“BDSM” is an acronym of “B&D” (Bondage & Discipline), “D&S” (Dominance & Submission), and “S&M” (sadomasochism). “BDSM” refers to any or all of these things, and a lot of stuff besides.
Tying up your lover is BDSM; so is flogging that person, or bossing that person around, or any of a thousand other things. BDSM is highly erotic, usually (though not always) involves sex or sexual tension; and is highly psychologically charged. One person (the “submissive”) agrees to submit to another person (the “dominant”); or, alternately, one person agrees to receive some sort of sensation, such as spanking, from another.
Some people like to be submissive all the time, some people like to be dominant all the time; some people like to switch, being submissive one day and dominant the next.
Many people practice some element of BDSM in their sexual lives without even being aware of it. They may think of “S&M” as “That sick stuff that people do with whips and cattle prods and stuff,” yet still blindfold one another from time to time, or tie one another down and break out the whipped cream…
All of these things are “BDSM.” BDSM is not necessarily hardcore sadomasochism; it can be remarkably subtle and sensual and soft. Pinning your partner to the bed and running silk or ice cubes or rabbit fur over your lover’s body qualifies as “BDSM” (specifically, of a variety called “sensation play”).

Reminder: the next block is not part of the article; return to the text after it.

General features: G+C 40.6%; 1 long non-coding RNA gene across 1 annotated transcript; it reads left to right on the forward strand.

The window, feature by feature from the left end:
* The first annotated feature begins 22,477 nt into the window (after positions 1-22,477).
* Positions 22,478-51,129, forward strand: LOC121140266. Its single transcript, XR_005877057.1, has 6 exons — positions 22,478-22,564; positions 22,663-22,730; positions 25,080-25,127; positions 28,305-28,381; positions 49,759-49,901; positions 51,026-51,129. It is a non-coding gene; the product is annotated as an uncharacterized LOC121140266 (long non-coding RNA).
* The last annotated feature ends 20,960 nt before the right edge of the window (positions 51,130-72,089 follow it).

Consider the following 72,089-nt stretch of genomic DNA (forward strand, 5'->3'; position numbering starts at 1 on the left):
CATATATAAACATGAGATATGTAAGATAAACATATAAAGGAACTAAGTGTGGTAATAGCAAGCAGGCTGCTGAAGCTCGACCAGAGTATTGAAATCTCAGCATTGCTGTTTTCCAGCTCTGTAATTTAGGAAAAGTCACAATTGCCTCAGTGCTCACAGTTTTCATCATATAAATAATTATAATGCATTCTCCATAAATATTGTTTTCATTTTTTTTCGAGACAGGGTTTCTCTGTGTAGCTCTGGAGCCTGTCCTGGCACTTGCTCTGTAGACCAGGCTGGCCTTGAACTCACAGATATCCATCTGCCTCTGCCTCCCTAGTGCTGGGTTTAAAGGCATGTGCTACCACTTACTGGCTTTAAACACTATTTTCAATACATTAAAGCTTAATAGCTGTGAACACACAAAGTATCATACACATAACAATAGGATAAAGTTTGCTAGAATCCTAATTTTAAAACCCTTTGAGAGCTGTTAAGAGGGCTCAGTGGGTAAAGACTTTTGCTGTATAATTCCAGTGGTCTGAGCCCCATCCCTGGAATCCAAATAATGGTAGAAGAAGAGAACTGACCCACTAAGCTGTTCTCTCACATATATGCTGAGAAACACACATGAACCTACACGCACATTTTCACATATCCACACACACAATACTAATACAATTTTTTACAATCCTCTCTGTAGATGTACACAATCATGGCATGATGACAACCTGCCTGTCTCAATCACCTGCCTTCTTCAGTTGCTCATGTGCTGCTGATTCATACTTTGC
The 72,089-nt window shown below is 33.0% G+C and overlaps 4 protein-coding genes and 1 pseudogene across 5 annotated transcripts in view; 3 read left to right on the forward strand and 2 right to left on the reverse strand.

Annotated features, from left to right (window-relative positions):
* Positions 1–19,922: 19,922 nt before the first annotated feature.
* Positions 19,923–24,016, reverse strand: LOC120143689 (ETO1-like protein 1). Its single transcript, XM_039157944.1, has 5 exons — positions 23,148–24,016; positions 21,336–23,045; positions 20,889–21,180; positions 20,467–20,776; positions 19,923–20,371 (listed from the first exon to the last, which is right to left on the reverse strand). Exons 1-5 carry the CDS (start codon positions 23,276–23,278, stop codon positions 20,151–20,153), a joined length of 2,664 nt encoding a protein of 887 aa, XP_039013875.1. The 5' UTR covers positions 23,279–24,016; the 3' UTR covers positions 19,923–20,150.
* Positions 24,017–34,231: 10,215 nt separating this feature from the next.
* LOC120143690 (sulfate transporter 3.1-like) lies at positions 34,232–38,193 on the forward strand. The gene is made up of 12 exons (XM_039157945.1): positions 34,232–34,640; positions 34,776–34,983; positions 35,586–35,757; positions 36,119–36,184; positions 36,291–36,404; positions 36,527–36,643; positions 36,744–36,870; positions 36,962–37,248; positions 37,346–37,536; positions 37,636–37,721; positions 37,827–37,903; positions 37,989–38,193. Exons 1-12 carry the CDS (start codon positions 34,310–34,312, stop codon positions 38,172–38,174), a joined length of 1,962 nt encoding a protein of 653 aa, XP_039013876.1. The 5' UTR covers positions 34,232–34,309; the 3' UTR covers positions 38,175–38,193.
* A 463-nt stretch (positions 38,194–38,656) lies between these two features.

BDSM doesn’t have to involve all of these.
There are many people involved in BDSM who enjoy tying others up, or being tied up themselves, but who do not enjoy S&M—that is, they aren’t interested in inflicting or receiving pain. Sometimes, one partner just ties up the other, as a form of foreplay. Similarly, there are many people who may like the psychological control they get from ordering their lovers to do things, but do not care for being physically restrained or tied, or for tying up their lovers.
BDSM is as varied as the people who do it.
I’ve met many people who engage in BDSM activities, such as bondage or spanking, but who insist they are “not into that BDSM stuff.” Usually, it’s because they have an idea in their heads about what BDSM is, like “BDSM means wearing a leather mask and being chaned to a wall and whipped, and I don’t like that, so I’m not into BDSM.” But BDSM desn’t necessarily mean wearing a hood and being chaned to the wall. If you like being lightly spanked, or light bondage excites you, then you’re into BDSM.
Some people, myself included, love the aesthetic of an elaborate rope harness, or an elaborate form of bondage; others simply aren’t interested in the bondage elements at all. The key to all these different forms of BDSM, though, is the exchange of power or sensation. One person (the “bottom” or “submissive”) is choosing to allow the other person (the “top” or “dominant”) to have control over him or her in some way, or to inflict sensation in some way. Perhaps it means allowing the other person to tie him up, perhaps it means allowing the other person to spank her, whatever.
In particular, BDSM is NOT abuse!
People who are practicing BDSM in any of its trillions of forms are doing it voluntarily, for fun. It’s a way to explore. Everything that happens in a BDSM relationship is consensual; and believe it or not, it’s not just about the dominant getting what he or she wants—it’s more about the submissive getting what he or she wants.
An abuser has no regard for the feelings, needs, or limits of the victim. A BDSM dominant is concerned above all else with the needs and desires of the submissive. Pretty straightforward, really.